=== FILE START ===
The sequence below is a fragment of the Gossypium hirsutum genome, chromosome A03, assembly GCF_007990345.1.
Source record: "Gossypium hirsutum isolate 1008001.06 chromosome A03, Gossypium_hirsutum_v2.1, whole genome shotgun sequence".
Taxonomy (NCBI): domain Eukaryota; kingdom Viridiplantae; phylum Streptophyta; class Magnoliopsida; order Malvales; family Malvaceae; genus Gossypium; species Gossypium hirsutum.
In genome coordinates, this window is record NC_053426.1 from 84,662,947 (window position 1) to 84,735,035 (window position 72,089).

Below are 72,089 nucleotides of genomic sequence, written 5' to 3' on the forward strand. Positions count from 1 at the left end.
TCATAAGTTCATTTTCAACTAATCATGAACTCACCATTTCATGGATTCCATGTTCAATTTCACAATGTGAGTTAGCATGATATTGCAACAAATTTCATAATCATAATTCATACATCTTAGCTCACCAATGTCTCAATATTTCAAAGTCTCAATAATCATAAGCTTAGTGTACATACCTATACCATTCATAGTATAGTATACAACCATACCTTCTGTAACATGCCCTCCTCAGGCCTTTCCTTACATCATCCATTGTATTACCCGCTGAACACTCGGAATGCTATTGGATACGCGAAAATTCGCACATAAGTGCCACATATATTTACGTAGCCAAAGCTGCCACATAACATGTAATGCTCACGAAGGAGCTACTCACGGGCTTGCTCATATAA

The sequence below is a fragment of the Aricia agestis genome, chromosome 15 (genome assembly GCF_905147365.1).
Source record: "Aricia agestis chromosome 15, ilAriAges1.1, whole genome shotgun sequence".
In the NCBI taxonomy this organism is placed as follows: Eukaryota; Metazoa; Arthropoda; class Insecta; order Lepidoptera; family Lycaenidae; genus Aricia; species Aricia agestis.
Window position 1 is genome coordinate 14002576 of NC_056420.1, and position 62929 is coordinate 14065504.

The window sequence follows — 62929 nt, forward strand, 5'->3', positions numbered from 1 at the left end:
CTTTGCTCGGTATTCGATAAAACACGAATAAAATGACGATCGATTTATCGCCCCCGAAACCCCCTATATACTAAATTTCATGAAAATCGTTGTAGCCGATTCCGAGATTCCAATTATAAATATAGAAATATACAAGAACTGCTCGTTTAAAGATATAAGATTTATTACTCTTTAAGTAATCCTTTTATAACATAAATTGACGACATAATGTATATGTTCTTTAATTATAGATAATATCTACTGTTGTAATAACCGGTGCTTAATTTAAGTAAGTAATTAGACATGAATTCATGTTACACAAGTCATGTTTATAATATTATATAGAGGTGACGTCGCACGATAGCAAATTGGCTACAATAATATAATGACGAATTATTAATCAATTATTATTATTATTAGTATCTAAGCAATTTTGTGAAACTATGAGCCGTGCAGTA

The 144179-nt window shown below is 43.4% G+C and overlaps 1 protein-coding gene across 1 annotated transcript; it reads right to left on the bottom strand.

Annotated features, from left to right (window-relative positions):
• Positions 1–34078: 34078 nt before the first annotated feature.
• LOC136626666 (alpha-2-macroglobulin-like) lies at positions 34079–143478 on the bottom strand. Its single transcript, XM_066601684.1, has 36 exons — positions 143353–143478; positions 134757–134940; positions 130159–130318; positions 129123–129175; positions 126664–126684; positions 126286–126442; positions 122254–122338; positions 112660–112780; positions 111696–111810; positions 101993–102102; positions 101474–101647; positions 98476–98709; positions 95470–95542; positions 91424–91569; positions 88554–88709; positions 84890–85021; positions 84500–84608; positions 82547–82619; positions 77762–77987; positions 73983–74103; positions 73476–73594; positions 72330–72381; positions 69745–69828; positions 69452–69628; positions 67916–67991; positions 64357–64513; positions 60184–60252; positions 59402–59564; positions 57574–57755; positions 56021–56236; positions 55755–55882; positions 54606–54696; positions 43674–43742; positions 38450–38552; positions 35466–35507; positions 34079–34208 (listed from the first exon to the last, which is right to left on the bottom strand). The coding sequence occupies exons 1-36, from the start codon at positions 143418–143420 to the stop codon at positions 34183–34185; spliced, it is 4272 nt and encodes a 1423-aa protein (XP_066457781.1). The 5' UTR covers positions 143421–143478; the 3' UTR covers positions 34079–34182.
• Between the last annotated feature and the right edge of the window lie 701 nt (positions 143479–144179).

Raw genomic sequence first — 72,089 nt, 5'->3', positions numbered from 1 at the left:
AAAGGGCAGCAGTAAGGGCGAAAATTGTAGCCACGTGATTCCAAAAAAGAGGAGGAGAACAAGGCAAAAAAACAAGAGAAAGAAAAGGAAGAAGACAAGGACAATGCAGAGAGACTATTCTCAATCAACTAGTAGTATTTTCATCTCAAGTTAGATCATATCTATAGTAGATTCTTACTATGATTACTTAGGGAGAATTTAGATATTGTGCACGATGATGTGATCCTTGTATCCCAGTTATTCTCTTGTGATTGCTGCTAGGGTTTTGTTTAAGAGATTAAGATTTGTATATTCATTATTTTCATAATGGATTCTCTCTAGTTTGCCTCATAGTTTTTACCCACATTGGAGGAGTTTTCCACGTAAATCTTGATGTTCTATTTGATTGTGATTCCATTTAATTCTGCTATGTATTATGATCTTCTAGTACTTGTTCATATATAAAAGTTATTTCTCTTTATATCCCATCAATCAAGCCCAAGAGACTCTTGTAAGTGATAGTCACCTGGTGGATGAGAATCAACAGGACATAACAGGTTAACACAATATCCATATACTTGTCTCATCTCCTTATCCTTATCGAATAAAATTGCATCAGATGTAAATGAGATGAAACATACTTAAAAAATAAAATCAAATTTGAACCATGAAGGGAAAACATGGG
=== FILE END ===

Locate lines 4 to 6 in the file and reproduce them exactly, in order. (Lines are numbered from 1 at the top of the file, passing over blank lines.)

In genome coordinates, this window is record NC_053426.1 from 84,662,947 (window position 1) to 84,735,035 (window position 72,089).

Below are 72,089 nucleotides of genomic sequence, written 5' to 3' on the forward strand. Positions count from 1 at the left end.
TCATAAGTTCATTTTCAACTAATCATGAACTCACCATTTCATGGATTCCATGTTCAATTTCACAATGTGAGTTAGCATGATATTGCAACAAATTTCATAATCATAATTCATACATCTTAGCTCACCAATGTCTCAATATTTCAAAGTCTCAATAATCATAAGCTTAGTGTACATACCTATACCATTCATAGTATAGTATACAACCATACCTTCTGTAACATGCCCTCCTCAGGCCTTTCCTTACATCATCCATTGTATTACCCGCTGAACACTCGGAATGCTATTGGATACGCGAAAATTCGCACATAAGTGCCACATATATTTACGTAGCCAAAGCTGCCACATAACATGTAATGCTCACGAAGGAGCTACTCACGGGCTTGCTCATATAA